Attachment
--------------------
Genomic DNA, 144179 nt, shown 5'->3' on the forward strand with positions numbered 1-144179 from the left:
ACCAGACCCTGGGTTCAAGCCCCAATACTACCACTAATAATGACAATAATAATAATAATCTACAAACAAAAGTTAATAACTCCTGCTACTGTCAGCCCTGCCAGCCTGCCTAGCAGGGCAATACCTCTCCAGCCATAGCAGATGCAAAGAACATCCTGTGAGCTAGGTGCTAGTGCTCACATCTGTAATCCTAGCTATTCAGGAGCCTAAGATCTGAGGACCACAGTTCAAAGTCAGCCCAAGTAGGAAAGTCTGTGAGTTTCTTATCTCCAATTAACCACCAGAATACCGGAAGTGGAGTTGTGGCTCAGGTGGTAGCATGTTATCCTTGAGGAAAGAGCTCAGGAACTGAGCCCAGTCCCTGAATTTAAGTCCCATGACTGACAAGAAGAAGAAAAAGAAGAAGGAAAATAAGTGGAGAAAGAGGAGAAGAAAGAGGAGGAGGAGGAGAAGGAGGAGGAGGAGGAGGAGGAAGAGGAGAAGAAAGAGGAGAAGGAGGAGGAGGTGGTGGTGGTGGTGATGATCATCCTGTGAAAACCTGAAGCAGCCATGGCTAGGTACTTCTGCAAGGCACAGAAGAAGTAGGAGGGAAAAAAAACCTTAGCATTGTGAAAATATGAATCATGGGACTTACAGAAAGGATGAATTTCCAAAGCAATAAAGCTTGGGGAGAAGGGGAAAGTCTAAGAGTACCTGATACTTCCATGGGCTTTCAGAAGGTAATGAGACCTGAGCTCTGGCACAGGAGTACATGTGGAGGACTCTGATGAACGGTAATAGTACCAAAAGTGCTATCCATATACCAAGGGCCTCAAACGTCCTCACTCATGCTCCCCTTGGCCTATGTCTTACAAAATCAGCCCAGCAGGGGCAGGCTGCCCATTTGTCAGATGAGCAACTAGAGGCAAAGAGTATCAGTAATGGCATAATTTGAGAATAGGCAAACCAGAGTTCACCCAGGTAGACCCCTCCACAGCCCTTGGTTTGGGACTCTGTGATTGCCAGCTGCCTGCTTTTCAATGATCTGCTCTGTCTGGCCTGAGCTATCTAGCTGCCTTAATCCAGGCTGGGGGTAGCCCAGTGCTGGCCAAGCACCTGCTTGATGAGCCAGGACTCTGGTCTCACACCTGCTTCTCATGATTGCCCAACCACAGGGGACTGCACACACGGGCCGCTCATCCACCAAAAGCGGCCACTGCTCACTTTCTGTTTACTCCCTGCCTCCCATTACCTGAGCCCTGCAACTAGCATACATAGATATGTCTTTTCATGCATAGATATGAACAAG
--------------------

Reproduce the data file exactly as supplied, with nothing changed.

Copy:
Genomic DNA, 144179 nt, shown 5'->3' on the forward strand with positions numbered 1-144179 from the left:
ACCAGACCCTGGGTTCAAGCCCCAATACTACCACTAATAATGACAATAATAATAATAATCTACAAACAAAAGTTAATAACTCCTGCTACTGTCAGCCCTGCCAGCCTGCCTAGCAGGGCAATACCTCTCCAGCCATAGCAGATGCAAAGAACATCCTGTGAGCTAGGTGCTAGTGCTCACATCTGTAATCCTAGCTATTCAGGAGCCTAAGATCTGAGGACCACAGTTCAAAGTCAGCCCAAGTAGGAAAGTCTGTGAGTTTCTTATCTCCAATTAACCACCAGAATACCGGAAGTGGAGTTGTGGCTCAGGTGGTAGCATGTTATCCTTGAGGAAAGAGCTCAGGAACTGAGCCCAGTCCCTGAATTTAAGTCCCATGACTGACAAGAAGAAGAAAAAGAAGAAGGAAAATAAGTGGAGAAAGAGGAGAAGAAAGAGGAGGAGGAGGAGAAGGAGGAGGAGGAGGAGGAGGAAGAGGAGAAGAAAGAGGAGAAGGAGGAGGAGGTGGTGGTGGTGGTGATGATCATCCTGTGAAAACCTGAAGCAGCCATGGCTAGGTACTTCTGCAAGGCACAGAAGAAGTAGGAGGGAAAAAAAACCTTAGCATTGTGAAAATATGAATCATGGGACTTACAGAAAGGATGAATTTCCAAAGCAATAAAGCTTGGGGAGAAGGGGAAAGTCTAAGAGTACCTGATACTTCCATGGGCTTTCAGAAGGTAATGAGACCTGAGCTCTGGCACAGGAGTACATGTGGAGGACTCTGATGAACGGTAATAGTACCAAAAGTGCTATCCATATACCAAGGGCCTCAAACGTCCTCACTCATGCTCCCCTTGGCCTATGTCTTACAAAATCAGCCCAGCAGGGGCAGGCTGCCCATTTGTCAGATGAGCAACTAGAGGCAAAGAGTATCAGTAATGGCATAATTTGAGAATAGGCAAACCAGAGTTCACCCAGGTAGACCCCTCCACAGCCCTTGGTTTGGGACTCTGTGATTGCCAGCTGCCTGCTTTTCAATGATCTGCTCTGTCTGGCCTGAGCTATCTAGCTGCCTTAATCCAGGCTGGGGGTAGCCCAGTGCTGGCCAAGCACCTGCTTGATGAGCCAGGACTCTGGTCTCACACCTGCTTCTCATGATTGCCCAACCACAGGGGACTGCACACACGGGCCGCTCATCCACCAAAAGCGGCCACTGCTCACTTTCTGTTTACTCCCTGCCTCCCATTACCTGAGCCCTGCAACTAGCATACATAGATATGTCTTTTCATGCATAGATATGAACAAG